Better X Sessions from Home (NX)

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Do you use X applications from home/laptop outside of SPH? Tried of slow response time for X apps? Unwilling or unable to install X on your Windows machine? Maybe you have tried X applications, but it was so painful you gave up?

Rejoice, because all these issues melt away with NoMachine's 'NX CLient'. The tongue in cheek hype aside, this really is a far better way to access our servers when you are outside of SPH. A short list of the advantages includes:

  • Faster - waaay faster. This is because the X protocol was designed to be used on very fast networks. As soon as you get on something slower (remote in any sense), the time for all those tiny packets to go back and forth adds up. Part of the application runs on the server and handles most of the X traffic. It then compresses what your machine needs and sends it to your machine. The result is an X application (e.g. xterm or nedit, among others) that behaves almost as fast as it does at SPH.
  • Works on Linux, Mac and Windows
  • Secure - all traffic is encrypted
  • If your connection to our server fails, the session is preserved and you can reconnect again with little/no loss.


The servers all have their part installed. You need to download and install the client on your machine. Visit

to download and install the client for your machine. Mac users must have the X11 package installed. This comes with the MacOS DVD for your system. Windows users, only install the client. There should be no need to install the 4+ optional packages. The install process for both is as you'd expect.


Invoke the 'NX Connection Wizard' (done automagically during install for Mac users). There are old pictures of the configuration screens at

Set the following:

Session:  snowwhite (or whatever name you want)
Host:  (you MUST specify

On the dropdown which shows 'KDE', Linux or Windows users should select 'Custom'. This enables the 'Settings' button. Select the Settings button and it opens a new window. In this new window click on 'Run the following command'. This enables a text box where you enter:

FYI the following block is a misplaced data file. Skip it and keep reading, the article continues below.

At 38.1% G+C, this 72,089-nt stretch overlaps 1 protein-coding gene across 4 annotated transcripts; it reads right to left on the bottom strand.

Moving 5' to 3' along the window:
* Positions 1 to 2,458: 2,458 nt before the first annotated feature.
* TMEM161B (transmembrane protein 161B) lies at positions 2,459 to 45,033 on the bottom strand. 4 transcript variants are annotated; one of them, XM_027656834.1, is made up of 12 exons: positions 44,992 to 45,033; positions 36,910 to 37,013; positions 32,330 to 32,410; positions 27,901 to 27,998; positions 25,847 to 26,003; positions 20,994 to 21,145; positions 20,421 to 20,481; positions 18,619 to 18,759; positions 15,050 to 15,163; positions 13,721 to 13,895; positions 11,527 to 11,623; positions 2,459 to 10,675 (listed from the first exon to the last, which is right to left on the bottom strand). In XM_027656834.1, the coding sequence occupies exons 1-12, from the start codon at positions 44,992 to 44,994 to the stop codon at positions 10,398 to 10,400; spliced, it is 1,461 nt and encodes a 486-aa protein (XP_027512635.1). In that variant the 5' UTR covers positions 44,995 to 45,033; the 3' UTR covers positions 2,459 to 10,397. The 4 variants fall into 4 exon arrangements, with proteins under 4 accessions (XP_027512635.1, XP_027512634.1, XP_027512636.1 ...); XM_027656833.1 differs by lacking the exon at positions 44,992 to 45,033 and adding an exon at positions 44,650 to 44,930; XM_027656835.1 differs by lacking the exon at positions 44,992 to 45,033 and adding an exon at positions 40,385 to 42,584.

xterm -sb +si -sk -sl 2500

Click 'OK' to close this window and 'Next' to close the parent window. Finish up as usual.

For some surprising reason the 'Custom' selection does not behave. Mac users should rather choose 'Run the console' which also results in an xterm being opened for you. This xterm, however, does not have scroll bars. However, if the Mac user enters an xterm like that shown above in his/her console, the result is exactly the same (except you have two xterms open). You don't need to generate a second xterm, unless you really want to scroll back to see previous output.

It is really important that you use this Custom or console setting. Choosing a conventional window manager like Gnome or KDE will probably fail (the most favorable case) or if it does actually work, it will consume a huge amount of resources on the machine you are logging into, making life harder on everyone. Do not choose anything except Custom or Run the console.

Invoke the Application

Invoke 'NX Client' from the Desktop icon or from your Start-All Programs list (Mac users use Finder and see it in Applications). This brings you a login prompt where you select the configuration you want and specify the userid/password.

After connecting an 'xterm' shows up on your Windows/Mac/Linux screen. (Mac users will have X11 invoked for them.) From here, it's just like you did an ssh to the system from anywhere else, only faster. When you exit this initial xterm, the session is closed and you must start again. If you want additional xterms, just invoke them from your initial xterm as you would any other place.

In some ways this replaces the SSH graphical application some Windows users have been using in the past. If you use X applications, however, this is far faster. If you don't use X applications, continue using your conventional SSH tools, NX is not for you.